Nicky Hayden now lies sixth in the World Championship standings after his fourth place here. “That was great,” he said. “I got a good start and made up a few places. I wanted to go with Biaggi but got into a fight with Capirossi. Then I got past him and got past Checa and made the pass stick. When I tested here I really struggled – I’ve definitely learned a lot since then.”
Tohru Ukawa (Camel Pramac Pons RC211V) was seventh. “It was hard to match the pace of the leaders,” he said. “Once again I didn’t get a great start but I lost a few places, then got them back, but didn’t have enough time to catch Capirossi. The rear tyre was spinning-up and it’s a problem we’ve had all year, but there are only two races left to find a solution.”
MotoGP 999cc : (21 laps = 116.508 km)
Roberto Rolfo (Fortuna Honda RS250RW) had a torrid time in qualifying and began this 20-lap race from tenth on the grid. But Rolfo is nothing if not determined and he fought tooth and nail to collect as many vital points as he could here, with only two World Championship rounds remaining. The Italian eventually finished fourth to garner 13 valuable points.
Sebastian Porto (Telefonica Movistar Junior Team RS250RW) endured a jump-start penalty of ten seconds and pitted on lap six to receive his punishment. He rejoined the race in 21st place and the gritty Argentine refused to lie down and languish at the back, working his way back to finish eighth at the flag.
The fight for second place that developed between Poggiali and Nieto was the high-point of the contest and although Poggiali had nailed Nieto by lap eight, the Spaniard held onto his tail and wouldn’t let go. Nieto went past and led on the last lap, but Poggiali waited until the final turn before diving inside on the brakes to win by 0.011 seconds across the line.
“I’m not very satisfied with the result,” said Rolfo. “But I have to recognise that the way things have gone for us this weekend, the result is not so bad. It’s at least left me optimistic that I can still fight for the World Championship. But it was less good that I couldn’t get into the fight for the podium positions as we have done in previous races."
The World Championship points classification shows Poggiali in the lead with 226, Elias and Rolfo tied on 201 with French Aprilia rider Randy de Puniet on 183.
Clinches 125cc MotoGP Championship Title for Honda
Australian Aprilia rider Casey Stoner was also in the hunt after getting a poor start from the front row of the grid. He lay 12th in the opening laps, but clawed his way back to second setting fastest lap of the race on lap 12 before crashing a lap later. But Pedrosa was totally in control from the off. He led into turn one on the opening lap and worked his advantage remorselessly. Two laps from the end he held a seven second lead over his pursuers who had little hope of catching him, so engrossed were they in their own fight for the podium positions.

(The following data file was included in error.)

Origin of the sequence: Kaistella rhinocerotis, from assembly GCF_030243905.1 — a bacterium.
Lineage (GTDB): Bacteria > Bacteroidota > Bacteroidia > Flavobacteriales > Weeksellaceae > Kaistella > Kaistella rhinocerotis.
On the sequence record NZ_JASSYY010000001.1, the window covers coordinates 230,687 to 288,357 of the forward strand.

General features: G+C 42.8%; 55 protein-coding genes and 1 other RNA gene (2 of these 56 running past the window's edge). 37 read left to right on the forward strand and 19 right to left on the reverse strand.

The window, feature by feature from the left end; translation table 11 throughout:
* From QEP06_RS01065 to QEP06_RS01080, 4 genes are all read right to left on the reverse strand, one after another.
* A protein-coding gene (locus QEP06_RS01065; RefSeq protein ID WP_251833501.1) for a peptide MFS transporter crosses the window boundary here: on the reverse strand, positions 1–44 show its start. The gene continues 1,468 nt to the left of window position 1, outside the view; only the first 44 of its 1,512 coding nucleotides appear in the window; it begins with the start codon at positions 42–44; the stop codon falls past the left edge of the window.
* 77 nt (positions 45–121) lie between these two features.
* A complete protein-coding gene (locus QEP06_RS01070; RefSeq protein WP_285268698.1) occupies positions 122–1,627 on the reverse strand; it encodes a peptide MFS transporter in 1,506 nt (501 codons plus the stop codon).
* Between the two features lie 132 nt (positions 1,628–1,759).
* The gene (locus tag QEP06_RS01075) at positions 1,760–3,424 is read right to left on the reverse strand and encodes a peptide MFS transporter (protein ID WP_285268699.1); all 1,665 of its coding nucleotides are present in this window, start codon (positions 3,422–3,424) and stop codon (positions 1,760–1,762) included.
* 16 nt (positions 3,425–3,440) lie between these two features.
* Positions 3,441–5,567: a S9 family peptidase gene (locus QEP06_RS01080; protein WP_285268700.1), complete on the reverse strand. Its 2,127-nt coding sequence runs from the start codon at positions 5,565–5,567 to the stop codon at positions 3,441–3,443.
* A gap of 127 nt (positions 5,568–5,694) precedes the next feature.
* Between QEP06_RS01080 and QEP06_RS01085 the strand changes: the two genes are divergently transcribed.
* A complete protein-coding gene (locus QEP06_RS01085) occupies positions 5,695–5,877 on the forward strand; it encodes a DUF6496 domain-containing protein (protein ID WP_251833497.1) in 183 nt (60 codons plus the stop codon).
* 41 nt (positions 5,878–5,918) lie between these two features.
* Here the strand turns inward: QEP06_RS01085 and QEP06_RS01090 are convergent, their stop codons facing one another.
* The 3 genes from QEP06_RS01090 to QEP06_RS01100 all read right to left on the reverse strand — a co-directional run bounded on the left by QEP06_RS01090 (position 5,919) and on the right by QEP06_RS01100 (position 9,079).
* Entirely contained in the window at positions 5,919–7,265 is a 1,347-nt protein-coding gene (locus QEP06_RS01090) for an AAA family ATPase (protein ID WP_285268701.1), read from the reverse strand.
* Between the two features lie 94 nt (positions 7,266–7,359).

“I don’t really have any words to describe how I feel,” said an emotional Pedrosa. “I just want to thank everyone who helped me towards this, everyone who gave their maximum to achieve this Championship: the Movistar Team, Honda, Alberto Puig and all the people in the team.”
There are still the remaining World Championship positions to be disputed and with Pedrosa home clear with an unassailable 223 points, the rest of thetable shows Perugini on 159, de Angelis with 157 and Andrea Dovisioso (Team Scot Honda RS125R), who finished 13th here, with 149.
The Iron & Lace Night party was filmed as part of a special documentary on builder Russ Mitchell for Spike TV. The girls of Los Angeles definitely dig custom bikes and bikers with our calendar builders having hands full, literally, keeping all the hot spectator chicks off their bikes -each of them wanting to full fill their secret fantasy to be a sexy calendar girl, posing for there friends' cameras.
The Iron & Lace custom builders were even more enthusiastic fighting the girls off themselves. No one went home alone, including one celebrity builder (who shall remain nameless) who was lip locked and chugging shots with one particular beautiful young lady until they both were so inebriated and unable to function they had to be stuffed into a taxi just halfway through the evening. Word has it he had no memory of anything that happen at the party when he finally woke up late Sunday afternoon. Another builder finished off his night giving lucky girls bike rides down Sunset Boulevard on his $80,000 open piped calendar bike at 3am in the morning after the club closed.
By the end of the night the consensus from everyone attending was our Iron & Lace Night at Barfly in Hollywood was a huge success and it needs to return on a regular basis. We're investigating now the City of West Hollywood's morality, public safety and noise statutes, as well as consulting with our attorneys, and will let you know as soon as we sober up.